Donnie Walsh, the former basketball chief in Indiana and New York, hated the NBA Draft Lottery, once calling it "a convention of losers."
Walsh, a competitive guy, always hated being in North Jersey (now Times Square) for the lottery because it meant he wasn't doing his job and instead of basking in the excitement of sold out arenas for playoff games, it was all about a television studio and a bunch of ping-pong balls.
In fact, nothing has been more aptly titled than the NBA Draft Lottery.
Just like some ham-and-egger that spent the last of his paycheck on a Mega- Millions ticket, bad NBA teams gather, bring lucky trinkets or in the case of Dan Gilbert, his neurofibromatosis-afflicted son, and hope things turn out for the best.
Sure a cognizant, well-designed plan, implemented over a number of years by well-respected basketball people is probably a better option than hoping your number comes up but that takes time and in our short-attention-span culture, that's the one thing few teams have.
It's compete now or play in front of an uncaring fan base in sparsely filled arenas.
All that said, "losers" also has a second definition when discussing the NBA Draft Lottery -- the conspiracy crowd.
It started with Patrick Ewing and the now infamous "dinged envelope" and morphed into David Stern's benevolent corruptness last year when he "awarded" the No. 1 overall pick to Cleveland because the city lost LeBron James and Nick Gilbert looked like a better storyline than Timberwolves' kingpin David Kahn.
The beauty of any conspiracy is that you can mold the story to fit the facts, although the facts have to come first. This year, all the wannabe Oliver Stones were convinced the league wanted Dwight Howard in Brooklyn and made the rookie mistake of theorizing the conspiracy without the benefit of 20-20 hindsight.
When the Nets failed to jump up, actually losing their lottery pick in the process, and New Orleans did, the conspiracy became the NBA-owned Hornets got Tom Benson to agree to buy the franchise by promising the No. 1 overall pick to him, as if Kentucky's Anthony Davis is the second-coming of James and will save basketball in the Big Easy.
To some there will always be a second shooter on the grassy knoll or in Seinfeld parlance, a second spitter on the gravely road.
For the lucid of us who assume Stern doesn't commit federal crimes on national television, we understand Occam's razor and the ping-pong ball came up NOLA.
So with that in the rear-view mirror, it's time to take a look at The Sports Network's 2012 NBA Mock Draft, version 1.0:
1. - New Orleans Hornets - Anthony Davis (Kentucky), power forward (6-10, 220) - The Hornets moved up from the fourth spot to land the first overall pick, a no-brainer in Davis, a player that is regarded as the only can't miss prospect in this year's draft. The "Unibrow" will enter the NBA as an elite defender and shot blocker who still has a long way to go offensively. He has skills however, since he spent most of his youth playing on the perimeter before a massive growth spurt in high school.
"I'm not well versed in college players because I'm always watching game film, but I've watched a few guys because of our positioning," Hornets coach Monty Williams said. "I've said it before, but I don't see LeBron [James], I don't see a Tim [Duncan], but a lot of these guys are younger than Tim was when he came into the league. They have the potential to develop into those guys. It's one of those things where now we know where we're going to be, so we can target the guys we want."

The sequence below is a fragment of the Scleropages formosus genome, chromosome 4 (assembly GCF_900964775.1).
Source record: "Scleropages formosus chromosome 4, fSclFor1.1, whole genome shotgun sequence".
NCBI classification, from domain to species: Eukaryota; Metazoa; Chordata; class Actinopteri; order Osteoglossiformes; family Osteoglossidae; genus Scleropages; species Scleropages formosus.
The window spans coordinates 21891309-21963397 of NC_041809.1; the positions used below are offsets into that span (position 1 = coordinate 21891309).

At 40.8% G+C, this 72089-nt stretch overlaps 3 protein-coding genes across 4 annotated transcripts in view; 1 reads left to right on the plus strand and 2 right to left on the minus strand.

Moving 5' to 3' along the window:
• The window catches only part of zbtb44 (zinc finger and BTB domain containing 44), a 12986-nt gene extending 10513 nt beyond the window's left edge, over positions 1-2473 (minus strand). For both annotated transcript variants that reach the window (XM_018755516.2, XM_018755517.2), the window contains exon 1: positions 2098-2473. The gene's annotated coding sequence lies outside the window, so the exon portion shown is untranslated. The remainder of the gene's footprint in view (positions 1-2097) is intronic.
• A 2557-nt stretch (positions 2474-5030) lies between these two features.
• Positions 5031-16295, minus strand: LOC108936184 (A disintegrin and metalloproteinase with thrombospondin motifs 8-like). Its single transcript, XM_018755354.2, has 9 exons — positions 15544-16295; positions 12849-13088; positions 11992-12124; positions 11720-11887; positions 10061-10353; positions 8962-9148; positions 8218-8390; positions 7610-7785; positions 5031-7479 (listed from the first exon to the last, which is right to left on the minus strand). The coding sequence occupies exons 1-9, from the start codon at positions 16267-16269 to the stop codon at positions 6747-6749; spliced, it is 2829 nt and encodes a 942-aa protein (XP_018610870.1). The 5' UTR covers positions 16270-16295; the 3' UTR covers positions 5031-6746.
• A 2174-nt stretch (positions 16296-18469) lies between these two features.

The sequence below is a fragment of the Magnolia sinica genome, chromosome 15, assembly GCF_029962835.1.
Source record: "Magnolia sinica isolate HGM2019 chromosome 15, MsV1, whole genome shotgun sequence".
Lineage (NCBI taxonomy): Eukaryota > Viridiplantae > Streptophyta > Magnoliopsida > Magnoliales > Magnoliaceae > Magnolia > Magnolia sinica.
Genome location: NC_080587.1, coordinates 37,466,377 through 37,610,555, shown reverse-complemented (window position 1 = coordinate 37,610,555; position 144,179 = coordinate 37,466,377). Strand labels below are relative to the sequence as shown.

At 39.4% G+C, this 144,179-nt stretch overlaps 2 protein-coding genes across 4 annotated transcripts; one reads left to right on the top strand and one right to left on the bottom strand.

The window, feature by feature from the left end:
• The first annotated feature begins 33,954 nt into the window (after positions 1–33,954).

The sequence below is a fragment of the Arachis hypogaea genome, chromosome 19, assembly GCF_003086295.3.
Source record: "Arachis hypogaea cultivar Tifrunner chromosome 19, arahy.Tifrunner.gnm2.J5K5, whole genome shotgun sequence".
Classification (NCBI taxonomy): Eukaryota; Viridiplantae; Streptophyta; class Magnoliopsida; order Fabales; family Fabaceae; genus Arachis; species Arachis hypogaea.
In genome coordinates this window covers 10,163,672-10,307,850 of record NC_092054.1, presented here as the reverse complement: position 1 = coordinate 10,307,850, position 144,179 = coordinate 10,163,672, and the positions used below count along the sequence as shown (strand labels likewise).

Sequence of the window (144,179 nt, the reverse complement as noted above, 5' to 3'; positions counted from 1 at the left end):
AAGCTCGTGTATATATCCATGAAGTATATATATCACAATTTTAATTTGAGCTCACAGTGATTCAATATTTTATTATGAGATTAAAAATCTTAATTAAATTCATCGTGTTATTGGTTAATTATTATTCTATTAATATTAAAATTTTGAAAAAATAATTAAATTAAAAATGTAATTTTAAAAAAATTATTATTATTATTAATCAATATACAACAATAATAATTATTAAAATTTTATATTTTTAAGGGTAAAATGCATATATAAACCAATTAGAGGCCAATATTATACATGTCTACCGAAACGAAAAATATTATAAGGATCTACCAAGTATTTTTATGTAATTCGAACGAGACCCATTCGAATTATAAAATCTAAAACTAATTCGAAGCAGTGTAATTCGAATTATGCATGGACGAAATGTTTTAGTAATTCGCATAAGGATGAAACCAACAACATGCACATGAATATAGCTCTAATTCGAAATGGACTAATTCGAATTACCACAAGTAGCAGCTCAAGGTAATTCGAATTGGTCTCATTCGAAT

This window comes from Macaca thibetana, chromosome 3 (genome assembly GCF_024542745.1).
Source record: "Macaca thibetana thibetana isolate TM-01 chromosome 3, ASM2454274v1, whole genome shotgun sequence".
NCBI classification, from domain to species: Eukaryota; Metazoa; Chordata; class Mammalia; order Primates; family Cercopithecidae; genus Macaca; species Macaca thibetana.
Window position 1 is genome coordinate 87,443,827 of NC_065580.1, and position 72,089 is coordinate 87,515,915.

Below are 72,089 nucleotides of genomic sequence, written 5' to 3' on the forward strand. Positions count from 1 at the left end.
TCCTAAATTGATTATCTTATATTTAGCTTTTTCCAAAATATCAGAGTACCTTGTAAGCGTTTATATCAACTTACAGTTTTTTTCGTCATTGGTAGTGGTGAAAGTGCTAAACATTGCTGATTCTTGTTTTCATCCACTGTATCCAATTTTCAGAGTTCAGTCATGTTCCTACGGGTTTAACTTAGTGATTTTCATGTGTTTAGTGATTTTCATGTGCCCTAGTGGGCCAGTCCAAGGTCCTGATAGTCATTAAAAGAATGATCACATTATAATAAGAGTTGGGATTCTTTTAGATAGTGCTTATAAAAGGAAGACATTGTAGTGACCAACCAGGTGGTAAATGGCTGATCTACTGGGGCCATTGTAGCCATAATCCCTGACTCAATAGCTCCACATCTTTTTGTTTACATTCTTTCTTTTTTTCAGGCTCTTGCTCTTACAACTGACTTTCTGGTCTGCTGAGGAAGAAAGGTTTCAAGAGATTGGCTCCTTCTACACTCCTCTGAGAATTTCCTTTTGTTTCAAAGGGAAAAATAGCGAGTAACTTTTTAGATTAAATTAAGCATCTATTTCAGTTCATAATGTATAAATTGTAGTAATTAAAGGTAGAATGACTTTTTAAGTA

2 - Charlotte Bobcats - Michael Kidd-Gilchrist (Kentucky), small forward (6-7, 215) - The worst season in NBA history will net the Bobcats Davis' teammate with the Wildcats, Kidd-Gilchrist. A Somerdale, NJ native, Kidd- Gilchrist is a strong, athletic wing player who possesses a high basketball IQ and projects as a lockdown defender. He should team with Kemba Walker to inject some life into Queen City basketball again.
"Obviously, everyone wants the number one pick," Bobcats GM Rich Cho said. "We know we're going to get a good player at number two. Last time I was with a team that had number two, we were able to get Kevin Durant. So, we'll go from here and hopefully find the right player for us."
3.- Washington Wizards - Andre Drummond (UConn), center (6-11, 270) - The Wizards have the first big decision in the draft -- go big or take Florida's Bradley Beal to team with John Wall. NBA scouts have fallen in love with Beal but he and Wall are just too similar, meaning the Wiz will go with Drummond, probably the biggest boom or bust prospect in this year's draft. The physical gifts are certainly there with Drummond, who has the size, power and athleticism to excel, especially as a defender, but former UConn bust Hasheem Thabeet is fresh in everyone's mind.
4. - Cleveland Cavaliers - Bradley Beal (Florida), shooting guard (6-4, 210) - If things shake out like this the Cavs will leap at Beal and secure their backcourt for the next decade. Beal, a smooth shooter who can also get to the rim, is the perfect compliment to Kyrie Irving.
5. - Sacramento Kings - Thomas Robinson (Kansas), power forward (6-8, 240) - Robinson is the rare college player that will arrive in the pros with an NBA- ready body. He doesn't have the height teams covet these days but the wingspan is there and the Kansas product is a high-energy player that brings a lunch pail mentality to the dance.
6. - Portland Trail Blazers - Harrison Barnes (North Carolina), small forward (6-8, 220) - Billy King is a nice man but he got fleeced by Portland for this pick and the Blazers will likely go with Barnes, a natural NBA small forward who can team with LaMarcus Aldridge in Rip City. Harrison is a good spot-up jump shooter who could excel in the often forgotten about mid-range game and flash out to the three-point line.
7. - Golden State Warriors - Kendall Marshall (North Carolina), point guard (6-4, 197) - With Monta Ellis gone, it's time to get Mark Jackson that legitimate point guard and Marshall projects as the best of this year's bunch since Weber State's Damian Lillard was more of a scorer in the Big Sky. Marshall is a natural floor leader that understands how to control the flow of a game. In fact, his game has been compared with Jackson's and he could enable the coach to play Stephen Curry off the ball more.